A supplier of luxury goods may prohibit its authorised retailers from selling its products on third-party platforms such as Amazon or eBay – Advocate General’s Opinion in Case C-230/16
Coty Germany is one of Germany’s leading suppliers of luxury cosmetics. In order to preserve the luxury image of some of its brands, it markets them through a selective distribution network, namely authorised retailers. The shops of those retailers must meet a number of requirements in terms of environment, décor and furnishing. Authorised retailers are also entitled to offer and sell the contract goods on the internet. In that regard, the distribution contracts state, following a reorganisation in 2012, that the authorisation is valid provided that this sales activity is conducted through an ‘electronic shop window’ of the authorised shop and that the luxury character of the goods is preserved. Furthermore, it is stated that it is forbidden for the authorised retailer to make discernible use of unauthorised third parties for internet sales of the contract goods.
Parfümerie Akzente has been distributing Coty Germany products for many years as an authorised retailer both in its shops and on the internet. Internet sales are made partly through its own on-line store and partly via the platform ‘amazon.de’. As Parfümerie Akzente refused to approve the amendments to the distribution contract introduced in 2012, Coty brought an action before the German courts seeking an order prohibiting Parfümerie Akzente from distributing the contract goods via the platform ‘amazon.de’.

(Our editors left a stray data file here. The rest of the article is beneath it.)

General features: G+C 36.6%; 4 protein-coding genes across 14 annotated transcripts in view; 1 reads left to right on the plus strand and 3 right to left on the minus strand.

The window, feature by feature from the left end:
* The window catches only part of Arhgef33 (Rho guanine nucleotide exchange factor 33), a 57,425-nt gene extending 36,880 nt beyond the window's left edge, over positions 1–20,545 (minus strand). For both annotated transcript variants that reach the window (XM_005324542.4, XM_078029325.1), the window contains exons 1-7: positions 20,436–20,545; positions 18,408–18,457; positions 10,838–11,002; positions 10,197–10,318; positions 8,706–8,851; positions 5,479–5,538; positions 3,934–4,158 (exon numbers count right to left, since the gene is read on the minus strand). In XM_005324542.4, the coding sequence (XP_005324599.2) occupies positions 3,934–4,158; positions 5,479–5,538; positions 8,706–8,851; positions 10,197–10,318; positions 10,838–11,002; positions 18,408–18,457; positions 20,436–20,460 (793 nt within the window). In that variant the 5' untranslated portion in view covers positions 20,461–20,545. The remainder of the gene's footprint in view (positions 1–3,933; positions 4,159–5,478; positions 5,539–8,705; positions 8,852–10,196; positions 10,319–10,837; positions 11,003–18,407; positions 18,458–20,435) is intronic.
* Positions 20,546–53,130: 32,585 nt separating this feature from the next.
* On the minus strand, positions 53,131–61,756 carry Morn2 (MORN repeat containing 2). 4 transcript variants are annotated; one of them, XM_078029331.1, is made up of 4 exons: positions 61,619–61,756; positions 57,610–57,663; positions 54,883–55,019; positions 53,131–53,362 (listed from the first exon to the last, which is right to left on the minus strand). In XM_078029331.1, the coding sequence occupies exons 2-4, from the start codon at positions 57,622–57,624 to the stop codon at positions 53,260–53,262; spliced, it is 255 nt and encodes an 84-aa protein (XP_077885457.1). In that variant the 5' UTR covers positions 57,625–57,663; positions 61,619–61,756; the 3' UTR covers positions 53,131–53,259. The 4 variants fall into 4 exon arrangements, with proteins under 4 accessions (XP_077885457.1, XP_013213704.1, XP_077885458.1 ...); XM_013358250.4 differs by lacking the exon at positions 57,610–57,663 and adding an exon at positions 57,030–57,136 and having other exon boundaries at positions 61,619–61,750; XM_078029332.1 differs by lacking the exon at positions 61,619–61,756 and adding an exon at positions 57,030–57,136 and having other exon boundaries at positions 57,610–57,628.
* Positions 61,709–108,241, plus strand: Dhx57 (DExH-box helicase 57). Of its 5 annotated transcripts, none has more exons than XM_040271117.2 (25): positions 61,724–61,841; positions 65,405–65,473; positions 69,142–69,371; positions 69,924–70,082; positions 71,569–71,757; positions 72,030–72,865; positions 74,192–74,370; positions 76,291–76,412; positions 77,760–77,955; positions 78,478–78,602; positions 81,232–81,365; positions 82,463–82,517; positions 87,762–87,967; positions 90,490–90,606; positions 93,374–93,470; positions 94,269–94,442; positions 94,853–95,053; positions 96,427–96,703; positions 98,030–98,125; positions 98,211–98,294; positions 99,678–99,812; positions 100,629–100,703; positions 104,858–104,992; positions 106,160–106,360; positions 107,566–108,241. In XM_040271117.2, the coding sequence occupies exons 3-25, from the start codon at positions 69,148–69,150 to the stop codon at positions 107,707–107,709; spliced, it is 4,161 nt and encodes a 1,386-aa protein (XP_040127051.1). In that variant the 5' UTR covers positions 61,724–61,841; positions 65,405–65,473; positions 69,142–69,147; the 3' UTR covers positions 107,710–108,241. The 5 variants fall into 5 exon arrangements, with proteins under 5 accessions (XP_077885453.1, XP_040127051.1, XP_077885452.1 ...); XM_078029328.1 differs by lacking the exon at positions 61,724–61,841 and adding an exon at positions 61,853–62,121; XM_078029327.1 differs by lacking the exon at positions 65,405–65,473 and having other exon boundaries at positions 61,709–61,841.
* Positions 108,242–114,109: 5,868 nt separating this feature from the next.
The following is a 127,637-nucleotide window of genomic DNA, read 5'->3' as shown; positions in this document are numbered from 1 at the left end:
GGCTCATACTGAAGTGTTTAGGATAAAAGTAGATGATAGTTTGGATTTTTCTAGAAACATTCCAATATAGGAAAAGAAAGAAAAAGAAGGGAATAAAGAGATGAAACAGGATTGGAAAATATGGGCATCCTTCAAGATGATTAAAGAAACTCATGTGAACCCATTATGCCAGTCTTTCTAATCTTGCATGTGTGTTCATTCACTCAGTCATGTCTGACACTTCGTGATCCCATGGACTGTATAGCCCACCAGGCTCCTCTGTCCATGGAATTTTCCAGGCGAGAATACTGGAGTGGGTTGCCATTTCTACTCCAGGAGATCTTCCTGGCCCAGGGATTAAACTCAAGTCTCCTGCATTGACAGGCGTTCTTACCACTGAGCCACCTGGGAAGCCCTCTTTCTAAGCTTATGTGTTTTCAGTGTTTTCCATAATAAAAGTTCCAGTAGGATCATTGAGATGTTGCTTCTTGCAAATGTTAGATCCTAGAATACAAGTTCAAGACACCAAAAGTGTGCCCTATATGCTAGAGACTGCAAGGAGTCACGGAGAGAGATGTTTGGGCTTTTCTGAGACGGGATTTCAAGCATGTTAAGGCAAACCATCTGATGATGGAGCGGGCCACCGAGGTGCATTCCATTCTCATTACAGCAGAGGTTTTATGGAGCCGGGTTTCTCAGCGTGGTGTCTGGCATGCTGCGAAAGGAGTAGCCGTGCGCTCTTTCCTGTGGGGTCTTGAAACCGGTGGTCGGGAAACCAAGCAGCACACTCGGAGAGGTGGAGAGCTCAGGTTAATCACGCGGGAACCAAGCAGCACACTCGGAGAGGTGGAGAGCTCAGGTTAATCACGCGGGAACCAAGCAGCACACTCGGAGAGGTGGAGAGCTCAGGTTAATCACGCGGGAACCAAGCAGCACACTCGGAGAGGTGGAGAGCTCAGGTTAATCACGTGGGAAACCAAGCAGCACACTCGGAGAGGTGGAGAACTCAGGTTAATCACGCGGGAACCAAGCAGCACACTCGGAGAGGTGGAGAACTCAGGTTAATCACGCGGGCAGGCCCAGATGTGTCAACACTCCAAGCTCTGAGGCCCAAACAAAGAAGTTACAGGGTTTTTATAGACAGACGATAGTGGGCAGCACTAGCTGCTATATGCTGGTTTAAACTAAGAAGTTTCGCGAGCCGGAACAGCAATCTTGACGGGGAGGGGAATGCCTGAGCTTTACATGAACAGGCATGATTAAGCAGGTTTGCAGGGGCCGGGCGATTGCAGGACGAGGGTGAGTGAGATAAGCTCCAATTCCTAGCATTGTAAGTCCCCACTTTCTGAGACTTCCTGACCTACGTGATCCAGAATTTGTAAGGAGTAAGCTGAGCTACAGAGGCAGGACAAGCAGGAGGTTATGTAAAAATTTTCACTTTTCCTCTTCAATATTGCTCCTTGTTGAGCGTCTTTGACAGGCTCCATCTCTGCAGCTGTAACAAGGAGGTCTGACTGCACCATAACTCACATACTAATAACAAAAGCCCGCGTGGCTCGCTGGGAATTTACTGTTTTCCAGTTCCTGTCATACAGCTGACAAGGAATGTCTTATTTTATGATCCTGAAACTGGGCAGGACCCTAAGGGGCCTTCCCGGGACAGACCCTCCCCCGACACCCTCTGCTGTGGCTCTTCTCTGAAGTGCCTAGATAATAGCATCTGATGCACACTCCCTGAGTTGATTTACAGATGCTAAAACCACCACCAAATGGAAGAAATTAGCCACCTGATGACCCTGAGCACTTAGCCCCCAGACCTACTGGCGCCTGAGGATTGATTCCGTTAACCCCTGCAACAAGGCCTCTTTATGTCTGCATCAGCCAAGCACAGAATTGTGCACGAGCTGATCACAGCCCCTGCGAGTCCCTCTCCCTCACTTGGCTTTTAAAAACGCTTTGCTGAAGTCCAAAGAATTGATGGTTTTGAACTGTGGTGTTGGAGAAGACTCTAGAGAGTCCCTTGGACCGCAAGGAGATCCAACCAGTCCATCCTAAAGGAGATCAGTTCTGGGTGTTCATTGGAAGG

In that context, the Oberlandesgericht Frankfurt am Main (Supreme Regional Court, Frankfurt am Main) seeks a ruling from the Court of Justice in order to determine whether the prohibition in question is compatible with EU competition law.
In his Opinion, Advocate General Nils Wahl points out, first of all, that the Court has already held that, in view of their characteristics and nature, luxury goods may require the implementation of a selective distribution system in order to preserve the quality of those goods and to ensure that they are properly used.
According to case-law that is still valid, selective distribution systems relating to the distribution of luxury and prestige products, and mainly intended to preserve the ‘luxury image’ of those products ‒ such as the Coty Germany system ‒ are not necessarily caught by the prohibition of agreements, where they meet three criteria: (1) the resellers are chosen on the basis of objective criteria of a qualitative nature which are determined uniformly for all and applied in a non-discriminatory manner for all potential resellers, (2) the nature of the product in question, including the prestige image, requires selective distribution in order to preserve the quality of the product and to ensure that it is correctly used, and (3) the criteria established do not go beyond what is necessary.